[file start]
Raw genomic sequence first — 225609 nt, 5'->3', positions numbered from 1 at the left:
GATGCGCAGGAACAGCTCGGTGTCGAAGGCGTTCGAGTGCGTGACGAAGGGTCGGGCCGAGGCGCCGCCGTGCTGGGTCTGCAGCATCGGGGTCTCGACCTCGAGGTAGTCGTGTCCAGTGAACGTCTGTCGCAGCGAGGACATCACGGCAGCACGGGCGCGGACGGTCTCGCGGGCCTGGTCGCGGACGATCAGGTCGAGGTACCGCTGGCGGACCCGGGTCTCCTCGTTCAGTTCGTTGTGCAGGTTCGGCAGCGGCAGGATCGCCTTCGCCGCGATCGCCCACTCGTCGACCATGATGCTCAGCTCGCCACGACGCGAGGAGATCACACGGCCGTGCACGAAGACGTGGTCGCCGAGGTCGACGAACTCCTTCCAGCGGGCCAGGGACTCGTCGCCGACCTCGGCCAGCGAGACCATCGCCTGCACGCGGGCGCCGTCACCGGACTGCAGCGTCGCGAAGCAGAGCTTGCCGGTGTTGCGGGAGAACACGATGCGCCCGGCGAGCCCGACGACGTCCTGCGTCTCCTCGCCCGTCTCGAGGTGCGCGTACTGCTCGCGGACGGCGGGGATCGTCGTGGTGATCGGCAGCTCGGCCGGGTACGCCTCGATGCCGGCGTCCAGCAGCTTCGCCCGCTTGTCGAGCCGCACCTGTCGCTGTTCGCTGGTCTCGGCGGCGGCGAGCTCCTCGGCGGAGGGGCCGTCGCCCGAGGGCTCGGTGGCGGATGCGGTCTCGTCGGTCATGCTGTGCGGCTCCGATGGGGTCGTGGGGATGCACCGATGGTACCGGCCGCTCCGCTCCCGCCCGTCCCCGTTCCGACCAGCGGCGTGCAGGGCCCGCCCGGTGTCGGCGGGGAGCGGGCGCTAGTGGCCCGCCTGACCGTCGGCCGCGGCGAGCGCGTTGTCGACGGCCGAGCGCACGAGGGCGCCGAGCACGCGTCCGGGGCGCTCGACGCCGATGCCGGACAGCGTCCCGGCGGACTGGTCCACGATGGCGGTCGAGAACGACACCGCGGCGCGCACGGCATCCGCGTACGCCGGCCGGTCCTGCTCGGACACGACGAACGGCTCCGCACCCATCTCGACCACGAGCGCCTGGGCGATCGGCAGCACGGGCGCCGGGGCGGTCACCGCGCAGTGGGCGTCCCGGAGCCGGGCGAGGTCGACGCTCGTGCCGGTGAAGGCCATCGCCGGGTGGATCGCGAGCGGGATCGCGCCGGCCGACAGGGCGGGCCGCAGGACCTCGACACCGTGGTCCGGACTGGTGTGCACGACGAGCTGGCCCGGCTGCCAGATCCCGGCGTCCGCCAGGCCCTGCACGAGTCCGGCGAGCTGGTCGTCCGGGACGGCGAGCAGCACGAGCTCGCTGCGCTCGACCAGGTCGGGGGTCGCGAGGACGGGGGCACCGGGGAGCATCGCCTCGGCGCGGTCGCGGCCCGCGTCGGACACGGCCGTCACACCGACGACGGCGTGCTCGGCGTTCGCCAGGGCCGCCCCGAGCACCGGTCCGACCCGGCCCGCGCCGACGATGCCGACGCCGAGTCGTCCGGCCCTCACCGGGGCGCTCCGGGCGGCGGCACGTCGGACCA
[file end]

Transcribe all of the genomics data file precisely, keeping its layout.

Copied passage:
Raw genomic sequence first — 225609 nt, 5'->3', positions numbered from 1 at the left:
GATGCGCAGGAACAGCTCGGTGTCGAAGGCGTTCGAGTGCGTGACGAAGGGTCGGGCCGAGGCGCCGCCGTGCTGGGTCTGCAGCATCGGGGTCTCGACCTCGAGGTAGTCGTGTCCAGTGAACGTCTGTCGCAGCGAGGACATCACGGCAGCACGGGCGCGGACGGTCTCGCGGGCCTGGTCGCGGACGATCAGGTCGAGGTACCGCTGGCGGACCCGGGTCTCCTCGTTCAGTTCGTTGTGCAGGTTCGGCAGCGGCAGGATCGCCTTCGCCGCGATCGCCCACTCGTCGACCATGATGCTCAGCTCGCCACGACGCGAGGAGATCACACGGCCGTGCACGAAGACGTGGTCGCCGAGGTCGACGAACTCCTTCCAGCGGGCCAGGGACTCGTCGCCGACCTCGGCCAGCGAGACCATCGCCTGCACGCGGGCGCCGTCACCGGACTGCAGCGTCGCGAAGCAGAGCTTGCCGGTGTTGCGGGAGAACACGATGCGCCCGGCGAGCCCGACGACGTCCTGCGTCTCCTCGCCCGTCTCGAGGTGCGCGTACTGCTCGCGGACGGCGGGGATCGTCGTGGTGATCGGCAGCTCGGCCGGGTACGCCTCGATGCCGGCGTCCAGCAGCTTCGCCCGCTTGTCGAGCCGCACCTGTCGCTGTTCGCTGGTCTCGGCGGCGGCGAGCTCCTCGGCGGAGGGGCCGTCGCCCGAGGGCTCGGTGGCGGATGCGGTCTCGTCGGTCATGCTGTGCGGCTCCGATGGGGTCGTGGGGATGCACCGATGGTACCGGCCGCTCCGCTCCCGCCCGTCCCCGTTCCGACCAGCGGCGTGCAGGGCCCGCCCGGTGTCGGCGGGGAGCGGGCGCTAGTGGCCCGCCTGACCGTCGGCCGCGGCGAGCGCGTTGTCGACGGCCGAGCGCACGAGGGCGCCGAGCACGCGTCCGGGGCGCTCGACGCCGATGCCGGACAGCGTCCCGGCGGACTGGTCCACGATGGCGGTCGAGAACGACACCGCGGCGCGCACGGCATCCGCGTACGCCGGCCGGTCCTGCTCGGACACGACGAACGGCTCCGCACCCATCTCGACCACGAGCGCCTGGGCGATCGGCAGCACGGGCGCCGGGGCGGTCACCGCGCAGTGGGCGTCCCGGAGCCGGGCGAGGTCGACGCTCGTGCCGGTGAAGGCCATCGCCGGGTGGATCGCGAGCGGGATCGCGCCGGCCGACAGGGCGGGCCGCAGGACCTCGACACCGTGGTCCGGACTGGTGTGCACGACGAGCTGGCCCGGCTGCCAGATCCCGGCGTCCGCCAGGCCCTGCACGAGTCCGGCGAGCTGGTCGTCCGGGACGGCGAGCAGCACGAGCTCGCTGCGCTCGACCAGGTCGGGGGTCGCGAGGACGGGGGCACCGGGGAGCATCGCCTCGGCGCGGTCGCGGCCCGCGTCGGACACGGCCGTCACACCGACGACGGCGTGCTCGGCGTTCGCCAGGGCCGCCCCGAGCACCGGTCCGACCCGGCCCGCGCCGACGATGCCGACGCCGAGTCGTCCGGCCCTCACCGGGGCGCTCCGGGCGGCGGCACGTCGGACCA